All parts of a poem must be important; they may not have obvious meaning, or their obvious meaning may not be the correct one, but they must have a *purpose* or they should not be there. As Antoine de St-Exupery said (though he was talking more about engineering), perfection is acheived not when there is nothing left to add but when there is nothing left to take away

    And then, of course, there is Chekhov’s Gun. It might not seem important to the story when you see it, but if the writer is very shrewd and very careful, it will be important later.

    This relates to ritual, in that sometimes what we do has a meaning that is different from the obvious one. This doesn’t make it less significant, in and of itself. It’s important to know the difference, though, lest one mislead oneself. And just as poetry can be misconstrued, so can ritual. We can start to believe that the ritual causes an event to happen, rather than simply helping us get in the right mindset, or just being fun.

  16. Calli Arcale says:

    BTW, for those not interested in wading through Poe’s elaborate early 19th Century language, what he’s basically saying is that what makes poetry special is that it conveys sensations that regular prose just can’t. (I dispute that, personally, and would use many of his prose works as examples to the contrary.) He also talks about music being the thing which sets poetry apart from prose — poetry has music, which is what lets him convey those “indefinite sensations”. That’s also the meaningless half that Gibran is talking about.

    Music is something that seems to be even deeper in us than puns and wordplay, and it’s something that we share with a surprising number of animals. We are inclined to detect rhythms and cadences, and to expect them to have meaning.

    Interestingly, a great many rituals involve music and rhythm, whether its a chanted liturgy, the Star Spangled Banner before a game, or someone singing “rock-a-bye baby” to their child.

  17. trrll says:

    I remember hearing a lecture some years ago from a scientist (sadly, I forget who) who systematically studied the phenomenon of “chicken hypnotism” whereby a chicken could be “hypnotized” by holding it down and drawing a line in front of its beak. He found that the technique worked as claimed, but drawing the line was unnecessary ritual–the key element was holding the chicken down.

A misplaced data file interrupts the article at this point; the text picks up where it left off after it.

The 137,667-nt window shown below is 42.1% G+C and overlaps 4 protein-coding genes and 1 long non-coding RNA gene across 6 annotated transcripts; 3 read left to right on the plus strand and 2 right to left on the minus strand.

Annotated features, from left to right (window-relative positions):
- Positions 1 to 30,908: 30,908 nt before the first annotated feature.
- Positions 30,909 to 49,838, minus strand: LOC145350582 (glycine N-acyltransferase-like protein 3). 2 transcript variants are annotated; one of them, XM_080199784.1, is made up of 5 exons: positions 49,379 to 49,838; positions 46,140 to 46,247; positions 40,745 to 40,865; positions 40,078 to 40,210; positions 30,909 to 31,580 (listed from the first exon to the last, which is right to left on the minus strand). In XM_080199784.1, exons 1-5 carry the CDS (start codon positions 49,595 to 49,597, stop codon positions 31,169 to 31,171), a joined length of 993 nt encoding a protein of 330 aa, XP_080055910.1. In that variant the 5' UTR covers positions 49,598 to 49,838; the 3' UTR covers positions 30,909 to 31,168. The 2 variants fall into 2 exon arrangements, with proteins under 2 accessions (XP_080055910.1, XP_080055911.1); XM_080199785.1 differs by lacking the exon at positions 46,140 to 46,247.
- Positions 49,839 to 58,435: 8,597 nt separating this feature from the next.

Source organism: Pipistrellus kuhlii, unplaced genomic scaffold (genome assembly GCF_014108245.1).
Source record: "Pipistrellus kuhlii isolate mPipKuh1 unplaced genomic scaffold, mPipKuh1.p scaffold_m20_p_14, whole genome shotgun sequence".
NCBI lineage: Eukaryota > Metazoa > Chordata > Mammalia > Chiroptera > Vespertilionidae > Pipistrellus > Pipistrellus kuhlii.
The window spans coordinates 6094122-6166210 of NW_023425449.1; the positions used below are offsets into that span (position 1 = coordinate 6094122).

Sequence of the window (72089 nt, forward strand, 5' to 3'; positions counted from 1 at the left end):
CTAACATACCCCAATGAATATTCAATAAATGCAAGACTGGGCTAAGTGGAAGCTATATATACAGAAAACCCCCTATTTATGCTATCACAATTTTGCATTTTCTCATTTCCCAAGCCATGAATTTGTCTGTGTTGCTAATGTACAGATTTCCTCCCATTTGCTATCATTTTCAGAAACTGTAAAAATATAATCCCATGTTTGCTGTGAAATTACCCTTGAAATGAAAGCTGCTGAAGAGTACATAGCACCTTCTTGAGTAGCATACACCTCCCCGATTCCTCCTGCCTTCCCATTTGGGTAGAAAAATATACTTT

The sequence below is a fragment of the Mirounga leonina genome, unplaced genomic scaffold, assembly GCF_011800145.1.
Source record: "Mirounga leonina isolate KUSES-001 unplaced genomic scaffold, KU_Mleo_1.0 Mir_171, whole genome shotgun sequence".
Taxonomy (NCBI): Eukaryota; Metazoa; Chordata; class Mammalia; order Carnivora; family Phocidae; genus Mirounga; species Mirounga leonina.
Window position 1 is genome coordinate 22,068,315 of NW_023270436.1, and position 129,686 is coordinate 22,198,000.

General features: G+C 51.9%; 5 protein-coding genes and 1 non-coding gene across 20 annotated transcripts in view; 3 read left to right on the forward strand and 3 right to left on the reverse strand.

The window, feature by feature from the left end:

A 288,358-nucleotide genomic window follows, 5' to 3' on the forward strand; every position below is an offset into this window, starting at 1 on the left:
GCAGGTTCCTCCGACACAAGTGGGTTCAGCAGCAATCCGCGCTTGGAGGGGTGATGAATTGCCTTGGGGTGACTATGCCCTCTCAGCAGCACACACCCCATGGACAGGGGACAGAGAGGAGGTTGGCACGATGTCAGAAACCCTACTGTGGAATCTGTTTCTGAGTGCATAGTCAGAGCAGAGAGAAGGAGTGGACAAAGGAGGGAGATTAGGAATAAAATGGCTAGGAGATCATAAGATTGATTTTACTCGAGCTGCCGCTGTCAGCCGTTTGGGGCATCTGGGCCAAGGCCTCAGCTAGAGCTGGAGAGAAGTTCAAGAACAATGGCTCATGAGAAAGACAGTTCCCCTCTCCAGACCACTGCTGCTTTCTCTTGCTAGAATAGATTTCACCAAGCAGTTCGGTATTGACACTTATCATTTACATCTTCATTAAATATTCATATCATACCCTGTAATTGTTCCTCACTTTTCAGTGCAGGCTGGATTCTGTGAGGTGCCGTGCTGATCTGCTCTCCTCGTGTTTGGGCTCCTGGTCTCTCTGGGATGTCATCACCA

I’ve often been amused that scientists who are very careful in the interpretation of their experimental results can become remarkably superstitious in their methodology, particularly when dealing with experimental preparations such as cell cultures or live animals that sometimes “fail” for no discernable reason. A failed experiment is so aversive (and why it failed is usually not what you want to spend your time studying) that you can often end up always doing whatever you did when it seemed to work, just to be safe.

  18. johnc says:

    Taking out the unnecessary ritual only works if you understand which parts are unnecessary, and for what purpose, and have a pressing need to simplify.

    Bruce Lee wanted a perfect and simple fighting system, which is not the same as a martial art. At. All..

    Try doing the same thing to Tai Chi, for example, and you won’t have anything left, because the purpose of Tai Chi is not fighting, but self control and self awareness realised in the very movements themselves. The same movements help circulation and regulate blood pressure, as well as calm the mind.

    We can do the same to dancing, sex, relationships, art and basically kill them off. Something that the new breed of semi-autistic but not actually very clever skeptic movement would probably relish.

    Hint: Unnecessary does not equal wrong.

  19. BillyJoe7 says:


    “Unnecessary does not equal wrong.”

    If more a matter of finding out what is necessary and what is unnecessary for your intended purpose.

    Bruce Lee wanted to produce the optimal fighting system within Karate. The ritual of Karate was unnecessary for this purpose so he eliminated it.

    Tai Chi is not a fighting system, it is a system for calming the mind. So, to optimise Tai Chi for calming the mind you would remove all parts of the ritual that do not calm the mind.

    If you think sex is purely for procreation you would remove all the bits that are not geared towards procreation. It you think it’s for fun, you would remove all those bits that are not fun.

    “Something that the new breed of semi-autistic but not actually very clever skeptic movement would probably relish.”


  20. Steve – Interesting to see a blog post grew out of your *Dog Whisperer Moment* at NECSS.

    And # johnc, speaking of unnecessary ritual, your claims for tai chi (self control and self awareness realised in the very movements themselves. The same movements help circulation and regulate blood pressure, as well as calm the mind) apply pretty much to all forms of exercise. I have been an avid cyclist, and these claims could just as easily be made for cycling as any *eastern* discipline.

  21. SteveA says:

    A ‘martial art’ is not a ‘fighting system’?

    Perhaps JohnC ought to look up ‘martial’ in a dictionary. Go. On…

  22. MaryP says:

    Uh, my understanding is that Tai Chi started as a martial art. I certainly study it as a martial art and base each movement on a strike or a block. I believe Toaist Tai Chi has gone in a different direction. My instruction always emphasis that “the form” does not matter. It is a mechanism for practising all the moves which can be done in any order.

    Ritual helps me remember things but by knowing what is actually necessary can allow me to adapt ritual to work better for me.